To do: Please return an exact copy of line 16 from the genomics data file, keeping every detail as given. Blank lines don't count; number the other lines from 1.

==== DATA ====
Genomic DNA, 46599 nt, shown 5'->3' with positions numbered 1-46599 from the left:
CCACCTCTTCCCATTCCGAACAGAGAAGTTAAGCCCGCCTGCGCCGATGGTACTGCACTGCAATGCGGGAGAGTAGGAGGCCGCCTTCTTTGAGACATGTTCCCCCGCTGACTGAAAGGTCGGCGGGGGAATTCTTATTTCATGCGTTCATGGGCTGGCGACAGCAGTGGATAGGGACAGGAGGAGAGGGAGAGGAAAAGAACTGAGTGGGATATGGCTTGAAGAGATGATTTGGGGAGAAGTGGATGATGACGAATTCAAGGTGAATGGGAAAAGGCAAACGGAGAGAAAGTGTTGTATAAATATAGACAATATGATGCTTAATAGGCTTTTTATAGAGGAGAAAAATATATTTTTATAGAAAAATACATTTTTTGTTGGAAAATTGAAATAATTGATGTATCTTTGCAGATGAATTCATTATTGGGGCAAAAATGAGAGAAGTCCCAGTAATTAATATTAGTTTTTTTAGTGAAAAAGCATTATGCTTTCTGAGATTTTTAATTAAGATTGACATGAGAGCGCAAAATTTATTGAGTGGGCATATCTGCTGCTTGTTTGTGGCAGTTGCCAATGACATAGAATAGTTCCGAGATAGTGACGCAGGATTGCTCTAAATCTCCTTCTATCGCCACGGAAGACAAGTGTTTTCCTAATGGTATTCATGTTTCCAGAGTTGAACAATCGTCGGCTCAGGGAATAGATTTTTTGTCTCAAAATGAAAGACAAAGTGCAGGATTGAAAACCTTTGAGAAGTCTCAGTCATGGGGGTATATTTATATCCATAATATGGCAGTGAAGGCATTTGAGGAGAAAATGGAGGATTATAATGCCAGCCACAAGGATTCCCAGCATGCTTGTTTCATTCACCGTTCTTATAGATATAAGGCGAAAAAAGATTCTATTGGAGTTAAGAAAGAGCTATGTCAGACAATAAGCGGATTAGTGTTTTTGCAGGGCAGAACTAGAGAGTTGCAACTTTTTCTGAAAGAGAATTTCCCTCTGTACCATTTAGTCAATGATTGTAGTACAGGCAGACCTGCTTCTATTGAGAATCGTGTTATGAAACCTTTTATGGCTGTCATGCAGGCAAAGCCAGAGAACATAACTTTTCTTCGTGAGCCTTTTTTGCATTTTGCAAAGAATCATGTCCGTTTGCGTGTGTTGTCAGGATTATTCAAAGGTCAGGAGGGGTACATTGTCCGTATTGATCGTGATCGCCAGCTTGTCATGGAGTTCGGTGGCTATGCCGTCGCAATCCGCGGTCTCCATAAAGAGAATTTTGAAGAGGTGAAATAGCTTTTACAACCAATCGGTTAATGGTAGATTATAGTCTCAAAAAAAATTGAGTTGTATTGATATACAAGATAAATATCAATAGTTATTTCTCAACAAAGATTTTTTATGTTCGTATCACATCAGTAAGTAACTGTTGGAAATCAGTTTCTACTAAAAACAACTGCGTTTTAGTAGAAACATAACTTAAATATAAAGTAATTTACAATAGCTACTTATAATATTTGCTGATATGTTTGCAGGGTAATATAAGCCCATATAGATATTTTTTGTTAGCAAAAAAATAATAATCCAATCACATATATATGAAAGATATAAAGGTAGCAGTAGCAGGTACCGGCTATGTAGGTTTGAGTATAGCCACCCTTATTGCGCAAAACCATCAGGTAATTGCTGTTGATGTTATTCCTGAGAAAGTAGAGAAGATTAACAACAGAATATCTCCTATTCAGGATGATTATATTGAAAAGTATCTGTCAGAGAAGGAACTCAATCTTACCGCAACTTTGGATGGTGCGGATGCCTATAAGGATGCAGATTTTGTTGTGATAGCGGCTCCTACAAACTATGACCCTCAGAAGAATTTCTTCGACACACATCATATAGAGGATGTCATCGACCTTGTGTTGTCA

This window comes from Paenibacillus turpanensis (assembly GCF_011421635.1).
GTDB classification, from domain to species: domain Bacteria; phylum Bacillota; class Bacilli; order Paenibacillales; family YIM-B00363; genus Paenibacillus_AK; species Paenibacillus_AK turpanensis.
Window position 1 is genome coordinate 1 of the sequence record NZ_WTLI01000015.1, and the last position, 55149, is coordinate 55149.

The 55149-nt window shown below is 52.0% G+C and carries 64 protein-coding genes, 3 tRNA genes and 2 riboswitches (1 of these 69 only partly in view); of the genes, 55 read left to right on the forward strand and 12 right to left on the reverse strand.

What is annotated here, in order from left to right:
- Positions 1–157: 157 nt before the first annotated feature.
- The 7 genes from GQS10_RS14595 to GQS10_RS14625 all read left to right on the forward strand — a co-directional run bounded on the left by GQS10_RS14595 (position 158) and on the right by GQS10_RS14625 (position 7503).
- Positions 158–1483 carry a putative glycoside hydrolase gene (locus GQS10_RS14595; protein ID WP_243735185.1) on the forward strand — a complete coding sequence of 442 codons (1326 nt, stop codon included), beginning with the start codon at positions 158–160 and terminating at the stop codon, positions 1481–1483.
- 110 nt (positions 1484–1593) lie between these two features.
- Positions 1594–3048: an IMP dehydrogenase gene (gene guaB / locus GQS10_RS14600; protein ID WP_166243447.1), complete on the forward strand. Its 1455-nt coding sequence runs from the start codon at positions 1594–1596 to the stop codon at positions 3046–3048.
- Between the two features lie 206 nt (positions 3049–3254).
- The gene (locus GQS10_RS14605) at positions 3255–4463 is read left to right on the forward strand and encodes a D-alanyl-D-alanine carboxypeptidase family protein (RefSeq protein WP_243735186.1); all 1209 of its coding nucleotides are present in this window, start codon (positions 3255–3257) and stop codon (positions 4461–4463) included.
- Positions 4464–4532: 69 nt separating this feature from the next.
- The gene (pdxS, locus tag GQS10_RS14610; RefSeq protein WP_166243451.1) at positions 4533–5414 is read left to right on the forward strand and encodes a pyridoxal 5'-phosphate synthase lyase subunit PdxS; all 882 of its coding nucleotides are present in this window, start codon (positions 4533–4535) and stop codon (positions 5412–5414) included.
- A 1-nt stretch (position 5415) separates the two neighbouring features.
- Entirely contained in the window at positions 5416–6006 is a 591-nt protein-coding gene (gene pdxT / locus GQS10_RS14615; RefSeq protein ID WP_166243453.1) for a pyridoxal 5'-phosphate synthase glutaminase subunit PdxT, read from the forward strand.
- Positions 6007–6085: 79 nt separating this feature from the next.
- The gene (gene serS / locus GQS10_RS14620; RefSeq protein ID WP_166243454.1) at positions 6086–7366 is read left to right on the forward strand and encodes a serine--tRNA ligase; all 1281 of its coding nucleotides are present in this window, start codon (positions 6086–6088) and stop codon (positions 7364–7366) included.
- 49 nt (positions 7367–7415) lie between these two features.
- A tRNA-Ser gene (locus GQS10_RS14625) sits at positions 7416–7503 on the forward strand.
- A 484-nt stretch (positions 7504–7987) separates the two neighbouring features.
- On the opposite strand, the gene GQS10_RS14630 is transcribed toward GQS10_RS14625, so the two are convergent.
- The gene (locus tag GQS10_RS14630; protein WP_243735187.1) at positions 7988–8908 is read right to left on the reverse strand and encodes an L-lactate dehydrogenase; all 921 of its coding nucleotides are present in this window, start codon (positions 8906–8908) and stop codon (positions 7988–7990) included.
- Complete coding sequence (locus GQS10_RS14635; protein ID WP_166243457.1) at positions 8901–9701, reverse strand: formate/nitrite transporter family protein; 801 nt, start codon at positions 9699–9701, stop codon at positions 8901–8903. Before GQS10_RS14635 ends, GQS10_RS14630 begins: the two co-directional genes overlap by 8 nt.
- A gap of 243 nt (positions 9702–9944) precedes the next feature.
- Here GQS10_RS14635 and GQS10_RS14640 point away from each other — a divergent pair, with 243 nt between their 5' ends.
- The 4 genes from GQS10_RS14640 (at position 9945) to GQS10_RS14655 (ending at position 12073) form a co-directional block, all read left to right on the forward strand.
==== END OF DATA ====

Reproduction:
- The gene (pdxS, locus tag GQS10_RS14610; RefSeq protein WP_166243451.1) at positions 4533–5414 is read left to right on the forward strand and encodes a pyridoxal 5'-phosphate synthase lyase subunit PdxS; all 882 of its coding nucleotides are present in this window, start codon (positions 4533–4535) and stop codon (positions 5412–5414) included.